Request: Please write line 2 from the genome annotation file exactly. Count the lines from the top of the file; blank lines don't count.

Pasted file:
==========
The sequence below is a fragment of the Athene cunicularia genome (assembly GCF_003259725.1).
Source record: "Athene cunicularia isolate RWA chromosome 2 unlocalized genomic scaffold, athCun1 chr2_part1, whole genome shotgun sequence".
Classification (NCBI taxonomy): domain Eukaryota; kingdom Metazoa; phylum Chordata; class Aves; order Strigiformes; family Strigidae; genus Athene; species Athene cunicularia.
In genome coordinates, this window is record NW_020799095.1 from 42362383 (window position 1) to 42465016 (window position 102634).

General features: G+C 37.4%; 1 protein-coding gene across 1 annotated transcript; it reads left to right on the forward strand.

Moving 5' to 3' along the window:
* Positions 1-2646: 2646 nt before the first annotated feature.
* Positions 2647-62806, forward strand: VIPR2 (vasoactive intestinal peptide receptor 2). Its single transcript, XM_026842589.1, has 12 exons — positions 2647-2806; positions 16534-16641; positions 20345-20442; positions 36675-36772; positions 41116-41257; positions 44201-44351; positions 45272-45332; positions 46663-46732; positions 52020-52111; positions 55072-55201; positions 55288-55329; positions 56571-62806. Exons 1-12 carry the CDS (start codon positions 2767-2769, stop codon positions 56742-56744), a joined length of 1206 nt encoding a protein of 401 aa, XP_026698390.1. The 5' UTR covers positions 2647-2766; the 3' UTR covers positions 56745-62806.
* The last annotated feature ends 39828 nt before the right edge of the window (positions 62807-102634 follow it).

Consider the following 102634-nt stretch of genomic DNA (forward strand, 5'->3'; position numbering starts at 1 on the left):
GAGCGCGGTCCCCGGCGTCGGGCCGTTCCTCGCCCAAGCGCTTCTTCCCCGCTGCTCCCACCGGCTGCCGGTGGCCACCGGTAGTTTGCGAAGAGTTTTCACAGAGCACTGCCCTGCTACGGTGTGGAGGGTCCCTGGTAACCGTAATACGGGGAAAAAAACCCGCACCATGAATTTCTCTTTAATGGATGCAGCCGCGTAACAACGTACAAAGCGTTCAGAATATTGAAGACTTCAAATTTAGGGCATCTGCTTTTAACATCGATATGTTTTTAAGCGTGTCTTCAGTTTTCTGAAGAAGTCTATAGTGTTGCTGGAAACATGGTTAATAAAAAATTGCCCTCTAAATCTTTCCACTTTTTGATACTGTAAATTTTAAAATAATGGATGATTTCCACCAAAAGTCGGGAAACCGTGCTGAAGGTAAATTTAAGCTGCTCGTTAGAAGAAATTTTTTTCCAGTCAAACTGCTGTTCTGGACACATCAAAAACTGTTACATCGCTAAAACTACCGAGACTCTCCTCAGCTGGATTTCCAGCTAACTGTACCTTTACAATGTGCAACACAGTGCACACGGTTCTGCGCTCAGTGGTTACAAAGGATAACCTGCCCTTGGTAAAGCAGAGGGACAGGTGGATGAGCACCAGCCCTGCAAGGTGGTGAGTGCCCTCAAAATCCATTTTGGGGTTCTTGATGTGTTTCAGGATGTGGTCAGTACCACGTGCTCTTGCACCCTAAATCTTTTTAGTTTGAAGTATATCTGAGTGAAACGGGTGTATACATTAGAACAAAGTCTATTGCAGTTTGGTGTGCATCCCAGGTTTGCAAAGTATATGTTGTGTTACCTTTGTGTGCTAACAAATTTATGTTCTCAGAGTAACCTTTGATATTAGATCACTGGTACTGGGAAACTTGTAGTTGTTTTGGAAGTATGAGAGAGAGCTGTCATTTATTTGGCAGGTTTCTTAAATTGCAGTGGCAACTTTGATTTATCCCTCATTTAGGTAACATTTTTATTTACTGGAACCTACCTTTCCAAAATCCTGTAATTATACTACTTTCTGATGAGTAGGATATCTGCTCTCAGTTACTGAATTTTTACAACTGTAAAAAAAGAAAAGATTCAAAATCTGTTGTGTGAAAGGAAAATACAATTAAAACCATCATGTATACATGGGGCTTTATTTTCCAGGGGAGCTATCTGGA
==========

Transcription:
Source record: "Athene cunicularia isolate RWA chromosome 2 unlocalized genomic scaffold, athCun1 chr2_part1, whole genome shotgun sequence".